Sunday, October 3, 2010

Paranormalcy versus the Iron King

Just finished reading these two very different YA books, both largely about faeries (the fey). Now, I'm not brave enough to pit the ultimate YA bestsellers, the Twilight series against the Hunger Game series. But I'll give it a go with these two: Paranormalcy, by Kiersten White, and The Iron King, by Julie Kagawa.

Okay, I admit I wrote the title and the first line as an attention grabber. I don't actually compare books like I compare clothes while shopping (or while watching the Academy Awards).

Well, maybe just a little bit with my best friends over coffee.
But regardless, on Goodreads, I gave both Paranormalcy and the Iron King five stars and lengthy reviews.

I was struck by the very different tone of the two books, both written in first person.

In Paranormalcy, you have sixteen-year-old Evie, with all her vampire and gremlin ass-kicking attitude, her personality perfectly defined by her blinged-out pink taser that she uses for a weapon.

In the Iron King, you have sixteen-year-old Meghan, who has almost no attitude at all, except maybe a sort of brave stubbornness.

In Paranormalcy, the story is built around the main character and her Buffyish look on life. The paranormal elements and world-building feel more like tacked-on ornaments (though certainly very interesting ornaments, don't get me wrong).

In the Iron King, the story is built around the fey world, and Meghan sometimes just feels like a vehicle to move us through it. The emphasis is totally different, as is the tone. Paranormalcy: despite some tension, insecurity and tragedy, the tone of this book is pure fun. The Iron King's tone is deadly serious, with a occasional sprinkles of humor to keep it from being too dire.

Here's an example of character-centric, voice-centric Paranormalcy:
He [the vampire] hissed. Just as he reached for my neck, I tased him. I was there to tag and bag, not to kill. Besides, if I had to carry separate weapons for every paranormal I took out, I'd be dragging around a full luggage set. Tasers are a one-size-fits-all paranormal butt-kicking option. Mine's pink with rhinestones. Tasey and I have a lot of good times together.

Here's an example of world-centric Iron King:
We walked for hours, through a forest that seemed to be constantly closing in on us. In the corners of my eyes, branches, leaves, even tree trunks moved and shifted, reaching out for me. Sometimes I’d pass a tree or bush, only to see the same one farther down the path. Laughter echoed from the canopy overhead, and strange lights winked and bobbed in the distance. Once, a fox peek at us from beneath a fallen log, a human skull perched on its head. None of this bothered Grimalkin, who trotted down the forest trail with his tail up, never looking back to see if I followed.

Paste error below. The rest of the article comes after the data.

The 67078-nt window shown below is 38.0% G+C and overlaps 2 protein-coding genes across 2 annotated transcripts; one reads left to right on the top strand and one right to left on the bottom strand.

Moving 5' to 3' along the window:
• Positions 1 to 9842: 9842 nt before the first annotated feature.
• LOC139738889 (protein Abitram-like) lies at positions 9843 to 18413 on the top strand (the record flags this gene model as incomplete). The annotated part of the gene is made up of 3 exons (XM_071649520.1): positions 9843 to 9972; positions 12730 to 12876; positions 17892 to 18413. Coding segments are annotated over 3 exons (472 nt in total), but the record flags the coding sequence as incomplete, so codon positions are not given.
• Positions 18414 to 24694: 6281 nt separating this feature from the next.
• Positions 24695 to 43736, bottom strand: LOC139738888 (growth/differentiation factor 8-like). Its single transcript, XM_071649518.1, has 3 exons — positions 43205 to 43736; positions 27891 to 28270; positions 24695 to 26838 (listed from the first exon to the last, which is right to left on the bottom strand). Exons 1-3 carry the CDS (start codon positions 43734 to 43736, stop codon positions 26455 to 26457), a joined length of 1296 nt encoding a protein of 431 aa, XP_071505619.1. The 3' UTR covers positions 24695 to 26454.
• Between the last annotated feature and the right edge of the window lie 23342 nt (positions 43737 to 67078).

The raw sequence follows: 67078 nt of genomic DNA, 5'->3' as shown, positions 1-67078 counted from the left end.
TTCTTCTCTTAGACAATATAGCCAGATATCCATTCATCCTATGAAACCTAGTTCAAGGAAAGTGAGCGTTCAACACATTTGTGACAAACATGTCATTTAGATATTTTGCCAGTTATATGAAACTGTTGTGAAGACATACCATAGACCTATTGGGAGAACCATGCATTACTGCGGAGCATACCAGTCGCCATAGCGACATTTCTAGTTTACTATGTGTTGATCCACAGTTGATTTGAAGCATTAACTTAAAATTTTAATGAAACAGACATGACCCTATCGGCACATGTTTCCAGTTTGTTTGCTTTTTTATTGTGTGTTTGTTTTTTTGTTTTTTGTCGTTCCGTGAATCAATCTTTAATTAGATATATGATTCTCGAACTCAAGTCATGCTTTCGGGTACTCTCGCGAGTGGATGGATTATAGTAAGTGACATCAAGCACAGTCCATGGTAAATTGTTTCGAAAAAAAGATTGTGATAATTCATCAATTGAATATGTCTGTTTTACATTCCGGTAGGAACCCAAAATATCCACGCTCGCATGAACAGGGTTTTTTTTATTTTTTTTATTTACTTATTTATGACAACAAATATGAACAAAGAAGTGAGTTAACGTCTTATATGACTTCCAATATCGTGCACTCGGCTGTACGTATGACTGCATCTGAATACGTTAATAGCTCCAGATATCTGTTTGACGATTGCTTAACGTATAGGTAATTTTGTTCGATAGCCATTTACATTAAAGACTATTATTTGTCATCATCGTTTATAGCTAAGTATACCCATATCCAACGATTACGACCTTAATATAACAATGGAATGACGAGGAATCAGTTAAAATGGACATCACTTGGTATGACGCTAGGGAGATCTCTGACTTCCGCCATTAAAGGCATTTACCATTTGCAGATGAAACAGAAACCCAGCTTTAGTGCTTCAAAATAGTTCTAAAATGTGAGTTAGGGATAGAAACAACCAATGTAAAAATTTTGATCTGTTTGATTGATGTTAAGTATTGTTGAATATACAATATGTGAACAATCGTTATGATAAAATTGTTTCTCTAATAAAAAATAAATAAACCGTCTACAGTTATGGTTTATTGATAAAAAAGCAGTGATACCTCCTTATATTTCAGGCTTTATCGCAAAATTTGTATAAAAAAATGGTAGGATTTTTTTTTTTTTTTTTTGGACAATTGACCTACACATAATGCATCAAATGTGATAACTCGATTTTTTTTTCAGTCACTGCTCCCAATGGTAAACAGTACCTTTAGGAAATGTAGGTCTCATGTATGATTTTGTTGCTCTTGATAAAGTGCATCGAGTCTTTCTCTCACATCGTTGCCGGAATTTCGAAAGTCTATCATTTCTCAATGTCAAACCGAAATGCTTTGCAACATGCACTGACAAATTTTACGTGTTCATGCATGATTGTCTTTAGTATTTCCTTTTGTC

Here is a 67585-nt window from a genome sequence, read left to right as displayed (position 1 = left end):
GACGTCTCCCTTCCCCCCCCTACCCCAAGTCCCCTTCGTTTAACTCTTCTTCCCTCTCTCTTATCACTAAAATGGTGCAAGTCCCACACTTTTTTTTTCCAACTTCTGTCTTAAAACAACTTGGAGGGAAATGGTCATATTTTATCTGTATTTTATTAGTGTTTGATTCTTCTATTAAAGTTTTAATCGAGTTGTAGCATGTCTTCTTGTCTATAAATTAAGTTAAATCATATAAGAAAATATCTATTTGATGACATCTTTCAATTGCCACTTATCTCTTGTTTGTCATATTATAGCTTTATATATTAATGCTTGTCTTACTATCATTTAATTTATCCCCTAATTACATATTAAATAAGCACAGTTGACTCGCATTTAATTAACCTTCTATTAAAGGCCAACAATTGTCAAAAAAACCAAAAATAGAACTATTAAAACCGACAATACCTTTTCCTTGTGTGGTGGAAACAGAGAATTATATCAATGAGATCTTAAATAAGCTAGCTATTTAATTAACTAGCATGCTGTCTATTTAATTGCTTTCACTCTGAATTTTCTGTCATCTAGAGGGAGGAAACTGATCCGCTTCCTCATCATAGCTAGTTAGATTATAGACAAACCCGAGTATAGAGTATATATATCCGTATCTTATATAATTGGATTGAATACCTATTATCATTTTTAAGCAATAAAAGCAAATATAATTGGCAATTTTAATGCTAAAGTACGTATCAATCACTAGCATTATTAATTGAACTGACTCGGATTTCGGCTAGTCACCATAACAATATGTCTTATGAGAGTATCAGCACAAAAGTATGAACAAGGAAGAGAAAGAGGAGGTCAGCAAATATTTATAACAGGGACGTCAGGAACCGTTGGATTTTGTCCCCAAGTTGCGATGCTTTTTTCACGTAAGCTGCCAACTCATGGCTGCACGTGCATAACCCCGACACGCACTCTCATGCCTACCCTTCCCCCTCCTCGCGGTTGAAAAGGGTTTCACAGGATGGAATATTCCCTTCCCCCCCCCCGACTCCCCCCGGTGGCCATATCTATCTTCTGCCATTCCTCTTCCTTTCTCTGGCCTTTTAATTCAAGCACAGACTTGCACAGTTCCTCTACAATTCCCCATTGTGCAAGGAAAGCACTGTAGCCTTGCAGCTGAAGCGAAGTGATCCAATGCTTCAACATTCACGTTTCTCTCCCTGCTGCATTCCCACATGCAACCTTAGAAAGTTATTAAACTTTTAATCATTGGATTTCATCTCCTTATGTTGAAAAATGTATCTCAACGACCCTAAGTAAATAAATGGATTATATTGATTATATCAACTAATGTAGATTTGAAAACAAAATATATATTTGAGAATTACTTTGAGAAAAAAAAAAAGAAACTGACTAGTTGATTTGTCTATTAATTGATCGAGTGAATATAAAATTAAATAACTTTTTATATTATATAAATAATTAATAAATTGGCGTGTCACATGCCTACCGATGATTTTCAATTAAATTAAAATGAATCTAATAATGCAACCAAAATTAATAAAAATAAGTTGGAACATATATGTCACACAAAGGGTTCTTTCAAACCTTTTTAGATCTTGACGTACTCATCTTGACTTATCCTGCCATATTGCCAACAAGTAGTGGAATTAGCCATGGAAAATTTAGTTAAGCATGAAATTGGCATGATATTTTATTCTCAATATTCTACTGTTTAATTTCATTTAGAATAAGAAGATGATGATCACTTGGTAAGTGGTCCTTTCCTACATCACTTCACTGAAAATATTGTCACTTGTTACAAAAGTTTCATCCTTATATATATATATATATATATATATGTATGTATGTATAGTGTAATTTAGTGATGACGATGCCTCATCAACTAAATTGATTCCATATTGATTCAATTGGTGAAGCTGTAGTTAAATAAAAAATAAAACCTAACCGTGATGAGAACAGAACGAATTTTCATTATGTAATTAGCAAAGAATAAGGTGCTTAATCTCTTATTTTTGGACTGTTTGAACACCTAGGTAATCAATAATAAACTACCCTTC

I want to emphasize that while Iron King the focus is the strange and fantastic faery world, from the twilight shadows of the Wyldwood, the troll-kitchens of a faery court, a dance-club portal, and the steampunky world of the iron fey, there are also great characters in this book. Puck and Ash are well-developed opposites of impish fun and icy reserve. Grimalkin is a sly reinvention of the Cheshire Cat. A book can't make five stars on world-building alone: it must have a great plot (in this case, a harrowing quest) and great characters. But the world-building is still the core of this book. Even the main villain is defined by world-building, in a sense. Here's an amazing description of the Iron King, Machina:

The figure on the throne stood tall and elegant, with flowing silver hair and the pointed ears of the fey nobility. He faintly resembled Oberon, refined and graceful, yet incredibly powerful. Unlike Oberon and the finery of the Summer Court, the Iron King wore a stark black coat that flapped in the wind. Energy crackled around him, like thunder with no sound, and I caught flashes of lightning in his slanted black eyes. A metal stud glittered in one ear, a Bluetooth phone in the other. His face was beautiful and arrogant, all sharp planes and angles; I felt I could cut myself on his cheek if I got too close.

In Paranormalcy, you get some world-building as Evie describes how she sees various paranormal characters. Her description of the shapeshifter, Lend, is wild and beautiful. But it's all very much filtered through her voice, as opposed to the characters being filtered through the fantastic settings of the Iron King.